For 2010, the State estimated that Pasadena generated as a whole 584,840 tons of waste. Of this total, 152,881 tons were disposed in a landfill and 431,959 tons were diverted, yielding a diversion rate of just over 73 percent for Pasadena.

A portion of Pasadena’s diverted material consisting of green waste, such as tree trimmings, grass clippings and other landscaping materials, is used as alternative daily cover (ADC) at Scholl Canyon landfill. However, based on legislative trends, diversion credit for ADC is likely to be discontinued. The City’s diversion rate would be reduced by approximately 3 percent (or daily per capita disposal would be increased by 0.65 pounds per person per day) if this material is not diverted by other means such as composting. It is therefore in Pasadena’s best interest to develop alternatives for diverting food scraps and other organic and compostable materials.

To plan for Zero Waste, we first need to understand what we throw away. Exhibit ES-1 shows the composition of Pasadena’s disposed materials based on the results of the 2008 Statewide Waste Characterization Study conducted by CalRecycle. Currently, 77 percent of what is disposed could be recycled or composted and the remaining 23 percent are “no market” materials that cannot be recycled or composted.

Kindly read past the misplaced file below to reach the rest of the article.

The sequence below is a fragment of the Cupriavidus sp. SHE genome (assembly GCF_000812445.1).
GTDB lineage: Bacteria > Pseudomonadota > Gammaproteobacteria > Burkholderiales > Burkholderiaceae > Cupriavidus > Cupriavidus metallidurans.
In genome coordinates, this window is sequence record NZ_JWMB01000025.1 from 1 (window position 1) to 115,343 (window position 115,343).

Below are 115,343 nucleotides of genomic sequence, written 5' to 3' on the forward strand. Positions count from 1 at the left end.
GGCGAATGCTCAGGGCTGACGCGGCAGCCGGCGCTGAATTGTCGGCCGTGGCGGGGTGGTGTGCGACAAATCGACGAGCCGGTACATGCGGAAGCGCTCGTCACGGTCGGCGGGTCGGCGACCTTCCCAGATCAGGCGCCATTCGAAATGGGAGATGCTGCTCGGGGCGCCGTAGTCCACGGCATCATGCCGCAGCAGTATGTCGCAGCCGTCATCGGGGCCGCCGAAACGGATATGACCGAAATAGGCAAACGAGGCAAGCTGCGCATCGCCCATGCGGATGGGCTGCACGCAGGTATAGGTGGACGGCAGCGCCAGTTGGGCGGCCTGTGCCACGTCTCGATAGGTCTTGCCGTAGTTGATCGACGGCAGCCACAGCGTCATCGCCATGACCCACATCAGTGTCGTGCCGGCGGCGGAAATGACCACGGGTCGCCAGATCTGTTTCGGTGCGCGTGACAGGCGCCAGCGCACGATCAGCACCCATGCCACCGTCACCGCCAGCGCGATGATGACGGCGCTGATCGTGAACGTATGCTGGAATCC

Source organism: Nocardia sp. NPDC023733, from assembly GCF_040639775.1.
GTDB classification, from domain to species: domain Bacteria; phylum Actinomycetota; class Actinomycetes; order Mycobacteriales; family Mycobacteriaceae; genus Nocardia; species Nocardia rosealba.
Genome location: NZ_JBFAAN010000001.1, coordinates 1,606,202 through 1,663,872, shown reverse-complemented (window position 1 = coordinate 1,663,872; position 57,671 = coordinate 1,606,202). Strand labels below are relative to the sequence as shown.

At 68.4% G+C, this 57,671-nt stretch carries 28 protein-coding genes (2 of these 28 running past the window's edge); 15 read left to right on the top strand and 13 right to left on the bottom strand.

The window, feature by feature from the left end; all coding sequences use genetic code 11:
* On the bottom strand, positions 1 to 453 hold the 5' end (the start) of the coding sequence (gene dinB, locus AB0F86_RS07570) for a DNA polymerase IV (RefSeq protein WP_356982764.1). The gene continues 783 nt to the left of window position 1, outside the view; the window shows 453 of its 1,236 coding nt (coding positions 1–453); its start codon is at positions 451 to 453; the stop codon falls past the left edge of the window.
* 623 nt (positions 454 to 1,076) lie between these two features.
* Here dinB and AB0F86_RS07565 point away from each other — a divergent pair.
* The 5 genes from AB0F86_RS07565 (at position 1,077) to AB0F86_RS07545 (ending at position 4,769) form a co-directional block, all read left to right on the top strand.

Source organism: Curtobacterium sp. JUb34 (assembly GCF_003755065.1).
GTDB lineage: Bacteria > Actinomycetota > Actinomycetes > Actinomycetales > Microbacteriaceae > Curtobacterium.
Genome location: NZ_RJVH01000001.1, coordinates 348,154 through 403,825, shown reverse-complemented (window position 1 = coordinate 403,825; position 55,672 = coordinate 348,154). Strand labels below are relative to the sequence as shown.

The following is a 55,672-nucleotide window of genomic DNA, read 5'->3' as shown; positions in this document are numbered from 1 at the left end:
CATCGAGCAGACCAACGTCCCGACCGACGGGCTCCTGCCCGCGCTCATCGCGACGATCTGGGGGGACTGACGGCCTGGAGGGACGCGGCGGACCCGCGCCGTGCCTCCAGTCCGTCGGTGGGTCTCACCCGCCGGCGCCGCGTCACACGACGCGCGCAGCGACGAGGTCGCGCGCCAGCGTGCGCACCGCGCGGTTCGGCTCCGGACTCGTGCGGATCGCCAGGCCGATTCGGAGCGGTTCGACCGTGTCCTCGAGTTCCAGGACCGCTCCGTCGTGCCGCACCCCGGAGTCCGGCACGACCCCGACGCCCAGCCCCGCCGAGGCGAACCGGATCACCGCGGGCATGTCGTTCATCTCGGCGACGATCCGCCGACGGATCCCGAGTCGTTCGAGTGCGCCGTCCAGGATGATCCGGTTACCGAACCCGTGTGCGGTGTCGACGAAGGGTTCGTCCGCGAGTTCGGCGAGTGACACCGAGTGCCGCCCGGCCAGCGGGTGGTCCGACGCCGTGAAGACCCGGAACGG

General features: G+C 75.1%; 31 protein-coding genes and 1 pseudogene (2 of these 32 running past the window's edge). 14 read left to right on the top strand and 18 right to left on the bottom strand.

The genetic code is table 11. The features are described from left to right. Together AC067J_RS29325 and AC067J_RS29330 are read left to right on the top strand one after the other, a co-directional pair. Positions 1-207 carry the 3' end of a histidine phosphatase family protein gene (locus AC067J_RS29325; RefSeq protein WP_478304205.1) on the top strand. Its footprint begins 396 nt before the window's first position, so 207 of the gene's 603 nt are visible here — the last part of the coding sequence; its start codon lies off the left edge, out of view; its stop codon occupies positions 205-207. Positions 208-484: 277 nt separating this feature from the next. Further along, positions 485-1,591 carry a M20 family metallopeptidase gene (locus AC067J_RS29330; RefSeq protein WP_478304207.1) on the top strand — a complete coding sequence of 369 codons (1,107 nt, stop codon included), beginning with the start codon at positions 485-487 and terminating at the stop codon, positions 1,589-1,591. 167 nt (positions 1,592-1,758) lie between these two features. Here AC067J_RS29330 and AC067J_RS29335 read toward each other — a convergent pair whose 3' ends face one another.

Recyclable materials include: paper, plastic, metals, glass, and construction and demolition materials. Compostable materials include: food scraps, yard trimmings, and compostable paper. No market materials (those that cannot be recycled) include: treated wood, composite materials (things stuck to other things) and diapers.

Many cities across the country are adopting Zero Waste Plans to optimize resources and meet ever higher waste diversion goals. In considering Pasadena’s Zero Waste Plan, it is helpful to look at other California cities to gain perspective. Plans vary depending on the initiatives selected, infrastructure available, waste processing opportunities and levels of service provided.